The injured man was sitting on a balcony at his home when "lava spatter" - projectile molten rock - landed on him.
"It hit him on the shin and shattered everything there down on his leg," a spokeswoman for the county mayor said.
Lava spatters can weigh "as much a refrigerator", she told Reuters.
The Kilauea volcano on Hawaii's Big Island erupted at the beginning of May, and the situation for residents has steadily been worsening.
On Saturday, a key coastal road used as the main escape route for residents was in danger of being cut off, which could hamper evacuations.
The possibility of the lava flows reaching the ocean, meanwhile, threatens to release toxic gases in a plume called a "laze".
When molten lava hits sea water, the chemical reaction can create "hazy and noxious conditions" laced with hydrochloric acid and tiny particles of glass, the US Geological Survey (USGS) says.
"Even the wispy edges of it can cause skin and eye irritation and breathing difficulties," USGS warned.
Some of the lava flows have increased over the weekend.
The Hawaiian Volcano Observatory said that the rate of eruptions increased in the area known as the lower east rift zone, where four fissures have merged together.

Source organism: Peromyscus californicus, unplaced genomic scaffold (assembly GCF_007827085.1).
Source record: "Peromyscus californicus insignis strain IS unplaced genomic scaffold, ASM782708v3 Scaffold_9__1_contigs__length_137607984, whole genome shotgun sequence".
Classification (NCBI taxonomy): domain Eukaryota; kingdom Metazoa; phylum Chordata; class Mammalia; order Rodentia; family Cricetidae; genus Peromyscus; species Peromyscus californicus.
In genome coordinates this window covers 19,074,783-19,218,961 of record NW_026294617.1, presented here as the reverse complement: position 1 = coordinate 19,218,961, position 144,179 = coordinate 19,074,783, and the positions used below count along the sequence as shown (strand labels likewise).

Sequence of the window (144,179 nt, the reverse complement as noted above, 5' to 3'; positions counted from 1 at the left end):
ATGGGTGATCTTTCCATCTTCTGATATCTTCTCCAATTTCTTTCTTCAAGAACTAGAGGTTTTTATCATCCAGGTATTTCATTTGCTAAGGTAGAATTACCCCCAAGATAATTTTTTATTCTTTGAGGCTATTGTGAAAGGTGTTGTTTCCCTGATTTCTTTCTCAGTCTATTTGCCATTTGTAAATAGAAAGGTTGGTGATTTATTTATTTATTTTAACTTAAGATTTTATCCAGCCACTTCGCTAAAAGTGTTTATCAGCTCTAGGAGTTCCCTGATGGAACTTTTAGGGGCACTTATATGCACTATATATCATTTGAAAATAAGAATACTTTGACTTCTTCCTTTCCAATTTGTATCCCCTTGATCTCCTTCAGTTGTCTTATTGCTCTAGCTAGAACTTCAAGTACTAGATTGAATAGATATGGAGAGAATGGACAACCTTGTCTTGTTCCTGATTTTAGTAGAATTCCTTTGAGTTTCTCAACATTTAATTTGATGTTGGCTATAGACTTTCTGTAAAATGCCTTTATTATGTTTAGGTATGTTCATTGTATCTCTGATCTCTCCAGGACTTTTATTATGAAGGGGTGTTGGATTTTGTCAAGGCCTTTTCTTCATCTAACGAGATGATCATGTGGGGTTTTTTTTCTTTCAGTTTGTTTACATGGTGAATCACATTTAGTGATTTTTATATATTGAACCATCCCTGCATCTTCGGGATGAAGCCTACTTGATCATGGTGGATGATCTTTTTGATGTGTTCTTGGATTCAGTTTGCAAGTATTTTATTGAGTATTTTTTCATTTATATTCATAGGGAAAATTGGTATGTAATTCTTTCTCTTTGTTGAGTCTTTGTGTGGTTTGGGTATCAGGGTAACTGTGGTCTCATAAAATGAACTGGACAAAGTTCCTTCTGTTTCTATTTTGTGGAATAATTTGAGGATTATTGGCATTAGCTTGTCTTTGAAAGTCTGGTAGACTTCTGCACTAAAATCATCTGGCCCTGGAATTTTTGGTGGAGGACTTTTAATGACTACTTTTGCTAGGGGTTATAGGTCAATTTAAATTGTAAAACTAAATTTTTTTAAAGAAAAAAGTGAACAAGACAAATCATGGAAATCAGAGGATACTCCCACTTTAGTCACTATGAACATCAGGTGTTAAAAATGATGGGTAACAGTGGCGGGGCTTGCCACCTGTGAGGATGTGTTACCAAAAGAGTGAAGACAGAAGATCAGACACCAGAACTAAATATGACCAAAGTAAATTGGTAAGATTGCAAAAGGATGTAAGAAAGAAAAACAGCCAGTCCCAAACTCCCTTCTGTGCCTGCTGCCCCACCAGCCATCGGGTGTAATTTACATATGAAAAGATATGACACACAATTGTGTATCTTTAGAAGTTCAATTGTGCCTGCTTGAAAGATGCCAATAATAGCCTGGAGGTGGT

The result is "a continuous line of spatter and fountaining". Two different lava flows from the combined fissures have now merged less than a mile from the coast.
Geologists are warning that the behaviour of the lava flows remains unpredictable, and are urging residents to obey all warnings from Hawaii's civil defence.
At the summit, a large explosion happened at around midnight on Friday night into Saturday, sending a plume of volcanic gas some 10,000 ft (two miles, or 3km) into the air.
Thousands of people have already left their homes in some areas of the island. Bush fires have also broken out in several areas.
"It is a very dynamic situation," geologist Carolyn Parcheta from the observatory told a news conference, while warning of the risk to one of the main residential areas.
Lava "flooded around the east side of Lanipuna Gardens, and to me that is a very scary scenario," she said.
"That's what concerns me most - is that people might be trapped by something like that."
Despite safety concerns in some residential areas - and worries that volcanic ash could interfere with air travel - Hawaii's business community has stressed that many tourist activities remain open, as do the island's airports.